7. Get health insurance.

    Understandably, few people in their 20s feel the need to pay hundreds of dollars a month for health insurance premiums when they rarely if ever get sick.  However, should you get hurt or are hospitalized, you may be faced with bills that run in the thousands of dollars.  For this reason, it’s a smart money move to at least look into a policy that provides catastrophic health care coverage.

  8. Create a will.

    Even if you’re not married or don’t have children, having a will ensures that in the event of your death whatever you do have gets passed along to the person or persons of your choice.  It’s easy and affordable to create a simple will online.

  9. Organize your finances and important paperwork.

    Being in control in life always feels good and can be very comforting.  Having your financial documents, insurance policies, service contracts, rent and lease agreements, and other important paperwork organized and at hand can provide that same sense of calm.

  10. Improve your skill sets to improve your compensation.

    Do you feel that you’re ready to buy a house, get a better car or take that dream vacation, but your income doesn’t allow for these financial commitments?  It might be time to take steps to move up in your current career or move on to a new career.  It can be a healthy sign when your aspirations in life are bigger than your income.  What better time to improve your skill sets, research new careers, seek career counseling and otherwise improve your marketplace value.

  11. Tackle stress and boredom in financially healthy ways.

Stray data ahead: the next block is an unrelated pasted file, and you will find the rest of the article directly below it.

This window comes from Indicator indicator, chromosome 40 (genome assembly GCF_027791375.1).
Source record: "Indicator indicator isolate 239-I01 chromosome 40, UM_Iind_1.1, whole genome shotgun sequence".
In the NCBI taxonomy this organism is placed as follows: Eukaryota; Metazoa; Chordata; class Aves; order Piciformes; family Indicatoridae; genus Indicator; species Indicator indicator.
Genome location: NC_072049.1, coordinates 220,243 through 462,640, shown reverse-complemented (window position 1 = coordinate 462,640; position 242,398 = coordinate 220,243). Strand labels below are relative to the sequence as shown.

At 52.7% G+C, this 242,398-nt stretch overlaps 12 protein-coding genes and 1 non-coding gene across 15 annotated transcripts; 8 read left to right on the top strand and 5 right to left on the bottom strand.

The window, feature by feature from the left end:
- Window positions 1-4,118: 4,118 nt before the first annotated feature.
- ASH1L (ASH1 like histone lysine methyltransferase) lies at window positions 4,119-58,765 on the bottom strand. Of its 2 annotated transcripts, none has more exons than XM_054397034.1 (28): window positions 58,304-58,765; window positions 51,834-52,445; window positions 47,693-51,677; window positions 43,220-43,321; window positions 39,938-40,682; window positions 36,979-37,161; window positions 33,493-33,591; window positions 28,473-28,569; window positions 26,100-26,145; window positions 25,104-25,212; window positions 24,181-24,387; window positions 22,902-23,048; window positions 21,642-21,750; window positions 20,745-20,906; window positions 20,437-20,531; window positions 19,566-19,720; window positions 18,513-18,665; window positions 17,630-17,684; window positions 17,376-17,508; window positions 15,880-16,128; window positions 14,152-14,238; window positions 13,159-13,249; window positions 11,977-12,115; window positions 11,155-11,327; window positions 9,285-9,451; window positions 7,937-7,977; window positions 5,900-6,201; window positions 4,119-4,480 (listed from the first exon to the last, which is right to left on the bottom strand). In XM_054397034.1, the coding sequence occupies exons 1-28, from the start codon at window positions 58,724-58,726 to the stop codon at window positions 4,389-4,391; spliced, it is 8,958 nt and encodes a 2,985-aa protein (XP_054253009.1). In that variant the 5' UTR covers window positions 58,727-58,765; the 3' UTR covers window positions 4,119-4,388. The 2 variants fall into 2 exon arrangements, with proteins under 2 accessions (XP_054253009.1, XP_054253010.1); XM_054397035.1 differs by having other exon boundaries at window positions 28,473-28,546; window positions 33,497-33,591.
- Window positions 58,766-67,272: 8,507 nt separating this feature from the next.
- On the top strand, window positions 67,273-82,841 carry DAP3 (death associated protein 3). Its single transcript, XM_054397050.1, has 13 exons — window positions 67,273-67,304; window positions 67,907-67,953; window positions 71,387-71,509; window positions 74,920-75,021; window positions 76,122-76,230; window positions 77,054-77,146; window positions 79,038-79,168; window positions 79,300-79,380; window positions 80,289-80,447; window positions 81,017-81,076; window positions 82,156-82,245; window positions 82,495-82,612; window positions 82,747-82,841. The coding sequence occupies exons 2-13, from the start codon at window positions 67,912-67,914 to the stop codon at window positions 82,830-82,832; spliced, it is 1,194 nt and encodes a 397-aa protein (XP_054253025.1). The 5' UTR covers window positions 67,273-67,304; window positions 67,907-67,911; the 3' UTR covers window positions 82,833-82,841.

Find smart money ways to spend your free time and to relieve stress and boredom.  Retail therapy can feel wonderful in the moment but terrible when the statement arrives.  Reservations at that gourmet restaurant sound impressive until the tab sets you back a car payment.  The ski trip with friends was a fun thing to do on an otherwise dull weekend but that was a month ago and seeing the tally on this month’s credit card bill isn’t fun at all.  While your 20s is typically a decade of cutting back or doing without at times, the trade-offs you make now will feel fabulous later on.  Make exercising your hobby, not shopping.  Find the best offbeat, low cost restaurants in town and enjoy the variety of cuisine.  Treat yourself to an afternoon at the local spa rather than a weekend on the ski slopes.

  12. Relax in knowing you’re ahead of the game.

    Your 20s can be such an exciting time –– your first step into adulthood, self-sufficiency, a career, and relationships and decisions that will shape your future.  That’s why it’s so important that you get this time of your life “right”, and that you start now while you have time on your side to shape good financial habits for a lifetime of financial comfort and security.  Any of the tips from this guide that you follow in your 20s will put you way ahead of the game.

 

At Lenox, we have a special affinity for helping young people get on and stay on track, guiding them through the smart money moves in their 20s that will serve them well for decades thereafter.  We align life planning, career planning and personal financial planning to help you attain what matters most to you. It’s one more way we help you FUND A LIFE YOU LOVE™.

If you’re ready to discuss financial, career and life planning that will allow you to Fund a Life You Love®, we’d love to tell you more.  Let’s talk.  It’s your tomorrow. Call us for a complimentary 1 hour review.  Call 513.618.7080 or visit www.lenoxwealth.com to Fund a Life You Love.

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This blog is limited to the dissemination of general information pertaining to its investment advisory/management services. This is not intended to be personalized investment advice. Please contact a Lenox adviser if you would like additional information.